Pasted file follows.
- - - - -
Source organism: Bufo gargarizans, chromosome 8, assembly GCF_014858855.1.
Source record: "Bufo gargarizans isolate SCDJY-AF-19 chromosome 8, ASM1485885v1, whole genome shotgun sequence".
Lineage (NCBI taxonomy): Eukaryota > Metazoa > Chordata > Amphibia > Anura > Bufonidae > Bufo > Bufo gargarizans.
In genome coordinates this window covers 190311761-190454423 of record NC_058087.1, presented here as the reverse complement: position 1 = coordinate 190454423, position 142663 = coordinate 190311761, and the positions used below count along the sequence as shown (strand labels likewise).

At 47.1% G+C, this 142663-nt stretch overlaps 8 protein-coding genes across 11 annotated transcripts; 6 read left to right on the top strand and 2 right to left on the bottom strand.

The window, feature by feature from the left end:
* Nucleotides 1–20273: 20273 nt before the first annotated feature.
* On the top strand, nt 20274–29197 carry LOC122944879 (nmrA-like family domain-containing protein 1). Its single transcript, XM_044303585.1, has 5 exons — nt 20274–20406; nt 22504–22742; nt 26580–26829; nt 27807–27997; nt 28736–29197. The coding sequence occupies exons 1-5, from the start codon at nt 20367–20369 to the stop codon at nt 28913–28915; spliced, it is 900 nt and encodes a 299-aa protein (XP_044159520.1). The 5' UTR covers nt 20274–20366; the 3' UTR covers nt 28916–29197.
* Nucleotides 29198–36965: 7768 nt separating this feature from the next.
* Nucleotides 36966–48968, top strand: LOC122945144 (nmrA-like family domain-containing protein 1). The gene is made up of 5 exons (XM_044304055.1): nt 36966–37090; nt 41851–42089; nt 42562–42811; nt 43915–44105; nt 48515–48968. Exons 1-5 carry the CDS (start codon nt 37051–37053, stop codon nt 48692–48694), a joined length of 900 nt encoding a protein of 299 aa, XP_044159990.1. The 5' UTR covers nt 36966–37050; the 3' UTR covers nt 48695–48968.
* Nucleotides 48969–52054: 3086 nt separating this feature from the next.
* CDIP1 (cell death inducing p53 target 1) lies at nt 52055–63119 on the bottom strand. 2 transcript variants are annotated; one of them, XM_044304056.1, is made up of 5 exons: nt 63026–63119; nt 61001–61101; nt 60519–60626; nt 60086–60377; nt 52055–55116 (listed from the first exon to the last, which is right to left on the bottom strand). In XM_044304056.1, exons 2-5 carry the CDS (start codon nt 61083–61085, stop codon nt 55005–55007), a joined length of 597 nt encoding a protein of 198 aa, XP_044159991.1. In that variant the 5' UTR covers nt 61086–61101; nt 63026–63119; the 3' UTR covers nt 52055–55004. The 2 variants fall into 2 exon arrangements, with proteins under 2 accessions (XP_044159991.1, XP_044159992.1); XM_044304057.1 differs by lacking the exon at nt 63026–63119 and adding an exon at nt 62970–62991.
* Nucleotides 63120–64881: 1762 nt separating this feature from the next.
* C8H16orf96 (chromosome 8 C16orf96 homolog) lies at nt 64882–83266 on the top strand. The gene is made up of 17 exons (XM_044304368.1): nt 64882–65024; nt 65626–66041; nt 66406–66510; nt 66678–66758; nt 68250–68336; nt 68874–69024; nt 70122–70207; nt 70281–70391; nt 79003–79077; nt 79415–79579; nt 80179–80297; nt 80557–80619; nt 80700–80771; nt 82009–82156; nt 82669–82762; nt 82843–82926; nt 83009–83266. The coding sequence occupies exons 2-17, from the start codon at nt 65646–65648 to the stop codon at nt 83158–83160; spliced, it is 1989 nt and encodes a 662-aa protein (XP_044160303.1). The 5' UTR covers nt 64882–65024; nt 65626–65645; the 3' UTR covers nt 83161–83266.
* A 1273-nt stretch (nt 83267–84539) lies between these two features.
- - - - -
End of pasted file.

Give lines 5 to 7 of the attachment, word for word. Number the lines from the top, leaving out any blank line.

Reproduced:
At 47.1% G+C, this 142663-nt stretch overlaps 8 protein-coding genes across 11 annotated transcripts; 6 read left to right on the top strand and 2 right to left on the bottom strand.

The window, feature by feature from the left end:
* Nucleotides 1–20273: 20273 nt before the first annotated feature.